Befitting a script stitched together from the stories of inmates at a New Jersey juvenile detention center, On the Outs exhibits a narrative laxity that occasionally flirts with formlessness. Such structural slackness, however, is also the means by which Lori Silverbush and Michael Skolnik’s docudrama gets at the disorderly, irrational nature of life on the streets, an existence in which hope is elusive, vice is tantalizingly accessible, and chaos lurks just around the crack dealer-infested corner. With an authentically gritty sense of its grim Jersey City setting—the ramshackle apartments where hoods puff up their chests and play Russian Roulette, the pawn shops where guys sling drugs for extra cash, and the bleakly fluorescent interiors of juvey prisons—Silverbush and Skolnik’s film tracks three young women battling drugs, the law, and their own destructive impulses: Oz (Raising Victor Vargas‘s Judy Marte), a tomboyish dealer with a recovering addict mom and mentally challenged brother; Suzette (Anny Mariano), a teenage girl who finds trouble with wily thug Tyrell (Don Parma); and Marisol (Paola Mendoza), a dope fiend whose habit costs her custody of her young daughter.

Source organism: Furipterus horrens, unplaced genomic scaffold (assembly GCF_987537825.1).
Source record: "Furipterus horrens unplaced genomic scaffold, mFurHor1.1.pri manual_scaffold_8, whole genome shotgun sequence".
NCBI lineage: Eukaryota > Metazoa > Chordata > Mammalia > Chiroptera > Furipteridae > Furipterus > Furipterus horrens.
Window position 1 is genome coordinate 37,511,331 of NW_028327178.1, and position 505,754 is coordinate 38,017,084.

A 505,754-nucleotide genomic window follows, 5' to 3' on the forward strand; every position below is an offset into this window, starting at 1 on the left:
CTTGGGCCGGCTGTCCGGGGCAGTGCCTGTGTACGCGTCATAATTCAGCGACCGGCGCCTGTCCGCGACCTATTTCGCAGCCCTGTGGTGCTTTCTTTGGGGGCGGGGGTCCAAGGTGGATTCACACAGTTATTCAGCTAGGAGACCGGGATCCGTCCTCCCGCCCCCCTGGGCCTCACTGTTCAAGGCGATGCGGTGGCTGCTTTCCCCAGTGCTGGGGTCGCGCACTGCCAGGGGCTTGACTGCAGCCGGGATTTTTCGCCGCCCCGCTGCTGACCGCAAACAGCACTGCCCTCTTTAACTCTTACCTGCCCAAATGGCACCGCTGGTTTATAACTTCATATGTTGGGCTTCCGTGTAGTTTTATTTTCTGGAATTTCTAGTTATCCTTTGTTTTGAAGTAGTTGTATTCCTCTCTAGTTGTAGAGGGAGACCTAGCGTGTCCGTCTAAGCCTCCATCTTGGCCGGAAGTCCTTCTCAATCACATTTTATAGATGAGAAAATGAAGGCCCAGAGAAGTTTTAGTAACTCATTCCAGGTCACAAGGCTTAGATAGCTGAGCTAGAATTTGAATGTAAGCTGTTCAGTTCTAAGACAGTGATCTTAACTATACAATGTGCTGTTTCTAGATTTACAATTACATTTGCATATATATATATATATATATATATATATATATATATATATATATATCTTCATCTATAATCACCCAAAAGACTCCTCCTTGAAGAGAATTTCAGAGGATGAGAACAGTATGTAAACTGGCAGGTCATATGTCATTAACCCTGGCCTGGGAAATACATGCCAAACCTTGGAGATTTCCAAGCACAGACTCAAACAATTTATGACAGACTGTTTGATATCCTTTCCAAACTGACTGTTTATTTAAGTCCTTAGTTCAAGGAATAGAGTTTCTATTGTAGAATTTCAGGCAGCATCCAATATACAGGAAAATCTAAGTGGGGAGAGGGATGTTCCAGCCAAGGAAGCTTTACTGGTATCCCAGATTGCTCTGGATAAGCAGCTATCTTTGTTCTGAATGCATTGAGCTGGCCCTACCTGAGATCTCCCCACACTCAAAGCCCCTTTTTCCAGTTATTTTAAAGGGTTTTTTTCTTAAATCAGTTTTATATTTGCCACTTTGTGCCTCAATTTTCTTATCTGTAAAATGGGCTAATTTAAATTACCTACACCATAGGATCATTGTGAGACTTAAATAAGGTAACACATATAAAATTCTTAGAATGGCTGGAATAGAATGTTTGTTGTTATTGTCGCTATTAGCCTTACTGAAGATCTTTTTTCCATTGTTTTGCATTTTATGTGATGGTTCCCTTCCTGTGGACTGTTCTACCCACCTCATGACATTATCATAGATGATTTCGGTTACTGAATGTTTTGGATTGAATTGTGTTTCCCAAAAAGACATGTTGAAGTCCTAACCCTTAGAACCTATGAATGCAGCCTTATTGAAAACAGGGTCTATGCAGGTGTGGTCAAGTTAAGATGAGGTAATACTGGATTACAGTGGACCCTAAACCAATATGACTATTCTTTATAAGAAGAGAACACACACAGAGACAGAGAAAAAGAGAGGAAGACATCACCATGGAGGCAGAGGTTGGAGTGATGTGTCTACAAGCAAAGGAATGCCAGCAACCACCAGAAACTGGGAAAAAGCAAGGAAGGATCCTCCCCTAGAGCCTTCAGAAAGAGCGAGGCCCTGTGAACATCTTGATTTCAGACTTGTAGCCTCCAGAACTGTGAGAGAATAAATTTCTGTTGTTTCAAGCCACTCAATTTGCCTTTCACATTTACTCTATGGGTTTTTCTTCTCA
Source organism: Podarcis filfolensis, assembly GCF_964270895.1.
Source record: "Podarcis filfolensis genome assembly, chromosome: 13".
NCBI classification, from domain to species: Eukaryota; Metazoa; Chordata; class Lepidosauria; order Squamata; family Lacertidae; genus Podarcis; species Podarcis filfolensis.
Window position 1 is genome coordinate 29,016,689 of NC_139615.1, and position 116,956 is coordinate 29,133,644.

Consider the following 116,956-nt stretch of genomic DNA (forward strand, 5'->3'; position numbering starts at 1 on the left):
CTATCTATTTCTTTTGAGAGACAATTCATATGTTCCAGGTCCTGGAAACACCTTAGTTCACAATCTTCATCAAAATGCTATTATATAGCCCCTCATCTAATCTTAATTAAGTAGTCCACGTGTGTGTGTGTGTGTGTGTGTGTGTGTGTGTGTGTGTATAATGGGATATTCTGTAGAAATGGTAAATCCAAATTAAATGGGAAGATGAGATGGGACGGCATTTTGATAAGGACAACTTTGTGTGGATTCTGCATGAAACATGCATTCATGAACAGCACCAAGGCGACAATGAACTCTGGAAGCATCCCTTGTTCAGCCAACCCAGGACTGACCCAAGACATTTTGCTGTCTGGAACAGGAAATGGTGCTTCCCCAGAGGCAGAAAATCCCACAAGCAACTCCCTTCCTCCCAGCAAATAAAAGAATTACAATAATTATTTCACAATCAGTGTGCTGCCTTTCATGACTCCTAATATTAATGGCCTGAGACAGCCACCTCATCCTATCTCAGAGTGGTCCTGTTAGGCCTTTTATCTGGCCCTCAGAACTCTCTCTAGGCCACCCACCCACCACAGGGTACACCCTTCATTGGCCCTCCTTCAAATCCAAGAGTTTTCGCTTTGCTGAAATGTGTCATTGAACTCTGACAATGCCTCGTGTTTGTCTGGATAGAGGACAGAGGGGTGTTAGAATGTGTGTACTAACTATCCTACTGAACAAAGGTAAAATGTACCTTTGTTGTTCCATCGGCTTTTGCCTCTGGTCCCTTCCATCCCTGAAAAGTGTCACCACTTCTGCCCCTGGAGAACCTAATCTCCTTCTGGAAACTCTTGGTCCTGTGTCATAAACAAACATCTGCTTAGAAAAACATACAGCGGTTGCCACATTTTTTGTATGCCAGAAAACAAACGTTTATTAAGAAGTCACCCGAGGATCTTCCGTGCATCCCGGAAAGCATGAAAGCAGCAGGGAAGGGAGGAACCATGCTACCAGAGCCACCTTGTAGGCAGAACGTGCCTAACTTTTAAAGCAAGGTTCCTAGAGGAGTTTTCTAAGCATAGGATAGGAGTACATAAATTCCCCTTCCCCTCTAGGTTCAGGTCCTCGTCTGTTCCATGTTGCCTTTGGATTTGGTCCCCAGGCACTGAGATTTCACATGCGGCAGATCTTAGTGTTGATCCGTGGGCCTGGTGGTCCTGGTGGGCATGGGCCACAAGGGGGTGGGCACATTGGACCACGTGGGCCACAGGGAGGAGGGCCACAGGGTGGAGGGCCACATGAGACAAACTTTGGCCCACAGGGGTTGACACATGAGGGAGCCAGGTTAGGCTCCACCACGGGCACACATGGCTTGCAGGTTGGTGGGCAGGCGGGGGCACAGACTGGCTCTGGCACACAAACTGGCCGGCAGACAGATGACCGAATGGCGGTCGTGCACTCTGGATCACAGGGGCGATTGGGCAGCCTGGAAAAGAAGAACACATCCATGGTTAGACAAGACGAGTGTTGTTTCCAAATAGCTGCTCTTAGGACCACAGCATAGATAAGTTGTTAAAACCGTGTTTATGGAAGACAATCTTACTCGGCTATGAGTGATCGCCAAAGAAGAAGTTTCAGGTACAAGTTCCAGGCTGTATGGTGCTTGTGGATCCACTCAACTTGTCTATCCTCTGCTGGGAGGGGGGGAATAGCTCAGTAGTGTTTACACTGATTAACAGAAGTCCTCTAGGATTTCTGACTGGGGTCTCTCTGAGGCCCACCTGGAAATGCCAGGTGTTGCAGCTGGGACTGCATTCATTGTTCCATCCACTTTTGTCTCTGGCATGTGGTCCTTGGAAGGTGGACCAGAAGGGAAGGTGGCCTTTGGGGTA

Documentarians by trade, the directors use rough DV cinematography and no score to amplify their tale’s sense of lived-in reality, and though their staging can be stilted (such as a third-act scuffle that leads to unexpected tragedy), there’s a hardened emotional honesty that permeates even the most schematic moments. Much of this is due to On the Outs’ hands-off approach to moral judgment—its protagonists’ often-misguided, sometimes reprehensible actions are, for better or worse, simply allowed to speak for themselves. But it’s also, fundamentally, a result of its lead actresses’ performances, which range from precisely tortured (Marte) to mildly histrionic (Mendoza) to overly subdued (Mariano), and yet never strike a fundamentally awkward note; their coarseness is, in the end, part of the film’s honest, rough-around-the-edges fiber. Eliciting both empathy and scorn for these wayward characters—an ambiguous response exemplified by Marisol’s anguished screams for her child upon learning that the kid is headed for foster care—Silverbush and Skolnick’s fictional debut disappointingly ends on something of a stale, anticlimactic note. But if its vérité drama periodically veers into triteness, On the Outs nonetheless turns out to be that rare film that does justice to its based-on-real-events roots.